For teachers

Montana Women at Work Lesson Plan: Clothesline Timeline

 

Blackfeet woman telephone operator, 1925, sitting at a hotel telephone exchange desk, wearing a blanket and feathers in her hair.This primary-source based lesson asks students to analyze historic photographs to draw conclusions about women and work from the 1870s through the 2010s. Students will discover that Montana women have always worked, but that discrimination, cultural expectations, and changing technology have influenced the types of work women undertook.

A Beautiful Tradition:  Ingenuity and Adaptation in a Century of Plateau Women’s Art

A mother and daughter in ceremonial dress on the Flathead Reservation in July 1906.

A mother and daughter in ceremonial dress on the Flathead Reservation in July 1906. Photo by R.H. Willcomb, MHS Photo Archives 954-553

Designed for grades 4th-12th, these materials are designed to provide you and your students with an exciting way to study this colorful art form while incorporating Indian Education for All in your classroom. There are three grade-appropriate versions of this curriculum: fourth/fifth grade, middle school, and high school. These interdisciplinary units include grade appropriate lesson plans aligned with the Essential Understandings; PowerPoint presentations; worksheets; and other material that explores this remarkable art form.

Girl from the Gulches: The Story of Mary Ronan Lesson Plan

Cover image of "Girl From the Gulches."Study Guide (Designed for students 6-10). This study guide includes lesson plans, vocabulary, chapter summaries and questions, alignment to the Common Core, and other information to facilitate classroom use of Girl from the Gulches: The Story of Mary Ronan, as told to Margaret Ronan, edited by Ellen Baumler. Set in the second half of the nineteenth century, this highly readable 222-page memoir details Mary Sheehan Ronan’s journey across the Great Plains, her childhood on the Colorado and Montana mining frontiers, her ascent to young womanhood in Southern California, her return to Montana as a young bride, and her life on the Flathead Indian Reservation as the wife of an Indian agent. Book One, which provides a child’s-eye view of the mining frontier, is available to download as a pdf. Classroom sets of Girl from the Gulches can be purchased from the Montana Historical Society Museum Store by calling toll free 1-800-243-9900.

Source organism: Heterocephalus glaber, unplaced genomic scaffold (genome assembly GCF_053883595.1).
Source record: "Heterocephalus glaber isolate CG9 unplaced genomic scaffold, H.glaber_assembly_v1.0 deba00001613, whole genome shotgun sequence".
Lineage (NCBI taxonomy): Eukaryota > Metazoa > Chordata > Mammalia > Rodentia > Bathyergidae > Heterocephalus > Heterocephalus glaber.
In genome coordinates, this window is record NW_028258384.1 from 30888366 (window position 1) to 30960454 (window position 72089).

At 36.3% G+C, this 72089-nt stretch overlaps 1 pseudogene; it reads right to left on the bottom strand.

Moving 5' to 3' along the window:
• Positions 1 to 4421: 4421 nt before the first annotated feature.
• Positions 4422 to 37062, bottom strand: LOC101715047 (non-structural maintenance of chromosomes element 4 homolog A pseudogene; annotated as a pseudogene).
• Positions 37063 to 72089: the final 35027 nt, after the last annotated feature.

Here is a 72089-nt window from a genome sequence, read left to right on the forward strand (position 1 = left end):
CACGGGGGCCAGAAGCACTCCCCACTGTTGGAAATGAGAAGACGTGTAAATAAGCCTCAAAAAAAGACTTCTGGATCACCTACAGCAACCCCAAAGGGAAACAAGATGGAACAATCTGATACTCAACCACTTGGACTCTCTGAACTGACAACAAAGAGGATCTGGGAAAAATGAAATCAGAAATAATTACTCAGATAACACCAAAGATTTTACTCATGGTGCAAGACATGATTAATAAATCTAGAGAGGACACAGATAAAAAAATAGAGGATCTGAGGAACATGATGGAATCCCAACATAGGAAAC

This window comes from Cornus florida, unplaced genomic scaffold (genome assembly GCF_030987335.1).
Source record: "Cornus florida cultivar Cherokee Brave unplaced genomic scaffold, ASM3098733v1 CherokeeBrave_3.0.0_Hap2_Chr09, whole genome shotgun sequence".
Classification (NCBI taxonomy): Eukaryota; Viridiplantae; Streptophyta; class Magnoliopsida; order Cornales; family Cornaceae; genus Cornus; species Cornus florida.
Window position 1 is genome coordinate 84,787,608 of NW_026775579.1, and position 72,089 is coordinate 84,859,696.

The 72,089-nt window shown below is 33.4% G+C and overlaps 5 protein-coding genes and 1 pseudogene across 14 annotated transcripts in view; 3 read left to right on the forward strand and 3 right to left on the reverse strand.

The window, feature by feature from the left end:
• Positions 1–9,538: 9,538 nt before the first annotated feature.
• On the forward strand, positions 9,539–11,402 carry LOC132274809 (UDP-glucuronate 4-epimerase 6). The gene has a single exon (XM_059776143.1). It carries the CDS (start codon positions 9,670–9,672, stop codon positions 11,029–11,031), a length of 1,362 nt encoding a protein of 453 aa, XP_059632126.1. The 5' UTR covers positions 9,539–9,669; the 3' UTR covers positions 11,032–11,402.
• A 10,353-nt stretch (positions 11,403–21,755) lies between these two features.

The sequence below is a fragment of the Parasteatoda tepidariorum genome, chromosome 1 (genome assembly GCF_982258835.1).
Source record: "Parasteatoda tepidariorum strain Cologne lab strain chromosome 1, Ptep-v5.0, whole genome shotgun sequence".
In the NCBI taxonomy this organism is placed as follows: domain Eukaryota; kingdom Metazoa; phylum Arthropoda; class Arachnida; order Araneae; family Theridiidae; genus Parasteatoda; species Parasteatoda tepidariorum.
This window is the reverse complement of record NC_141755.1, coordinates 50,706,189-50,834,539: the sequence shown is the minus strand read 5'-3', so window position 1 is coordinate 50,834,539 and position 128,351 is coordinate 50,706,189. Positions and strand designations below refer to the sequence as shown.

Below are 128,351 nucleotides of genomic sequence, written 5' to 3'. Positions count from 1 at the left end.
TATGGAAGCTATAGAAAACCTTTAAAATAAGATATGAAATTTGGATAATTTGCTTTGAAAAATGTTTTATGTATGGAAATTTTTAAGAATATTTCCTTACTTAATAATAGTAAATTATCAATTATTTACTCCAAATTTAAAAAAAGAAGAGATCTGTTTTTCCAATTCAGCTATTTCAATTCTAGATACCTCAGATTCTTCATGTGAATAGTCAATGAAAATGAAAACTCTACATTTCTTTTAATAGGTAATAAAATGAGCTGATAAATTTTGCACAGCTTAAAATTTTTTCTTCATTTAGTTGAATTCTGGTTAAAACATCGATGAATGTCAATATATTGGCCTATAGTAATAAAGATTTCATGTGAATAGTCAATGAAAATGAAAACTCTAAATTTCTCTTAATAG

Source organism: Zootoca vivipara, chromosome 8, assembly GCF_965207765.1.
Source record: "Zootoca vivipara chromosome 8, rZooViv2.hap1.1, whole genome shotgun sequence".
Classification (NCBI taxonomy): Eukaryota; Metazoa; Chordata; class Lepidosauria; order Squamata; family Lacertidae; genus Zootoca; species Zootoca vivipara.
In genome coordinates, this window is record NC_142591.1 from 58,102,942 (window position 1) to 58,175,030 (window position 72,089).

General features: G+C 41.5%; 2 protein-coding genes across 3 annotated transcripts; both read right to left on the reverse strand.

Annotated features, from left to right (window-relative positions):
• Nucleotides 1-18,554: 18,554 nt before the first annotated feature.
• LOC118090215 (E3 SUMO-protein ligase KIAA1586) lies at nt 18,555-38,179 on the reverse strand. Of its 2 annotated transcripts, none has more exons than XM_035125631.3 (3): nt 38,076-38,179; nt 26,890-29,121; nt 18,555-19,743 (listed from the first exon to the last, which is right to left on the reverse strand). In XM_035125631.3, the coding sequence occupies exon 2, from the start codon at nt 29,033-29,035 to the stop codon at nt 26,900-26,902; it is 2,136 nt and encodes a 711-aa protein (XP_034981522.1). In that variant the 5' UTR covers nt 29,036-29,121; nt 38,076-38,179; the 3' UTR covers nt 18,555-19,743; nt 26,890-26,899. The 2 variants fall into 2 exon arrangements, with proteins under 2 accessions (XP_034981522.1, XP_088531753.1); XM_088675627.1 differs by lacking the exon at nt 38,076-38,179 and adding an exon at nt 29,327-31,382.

Montana Biographies

The Montana Historical Society profiled 48 influential Montanans, 24 of whom are women.    From linguist Minerva Allen to movie star Myrna Loy and jazz pianist Jean Wrobel, this is a great resource for student research projects.

Oral History in the Classroom

Bring the voices of history into your classroom with these tools.  Encourage your students to conduct oral histories with their mothers, aunts, neighbors, and community leaders.  Teach them the value of listening as well as critical questioning skills.  Consider donating the finished product to your local history museum or to the Montana Historical Society.

Women’s History Articles from Montana: The Magazine of Western History

Spring 2013 Montana The Magazine of Western History cover featuring a woman on a bucking horse.Montana: The Magazine of Western History boasts a long tradition of excellence.  First published in 1951, the publication prides itself on rigorous peer-reviewed scholarship and on bringing the stories of Montana to its people and to an international audience.  Over 130 articles about Montana women are available to download via the Women’s History Matters Project.  These historically accurate yet highly readable articles will complement high school U.S. and Montana History lesson plans.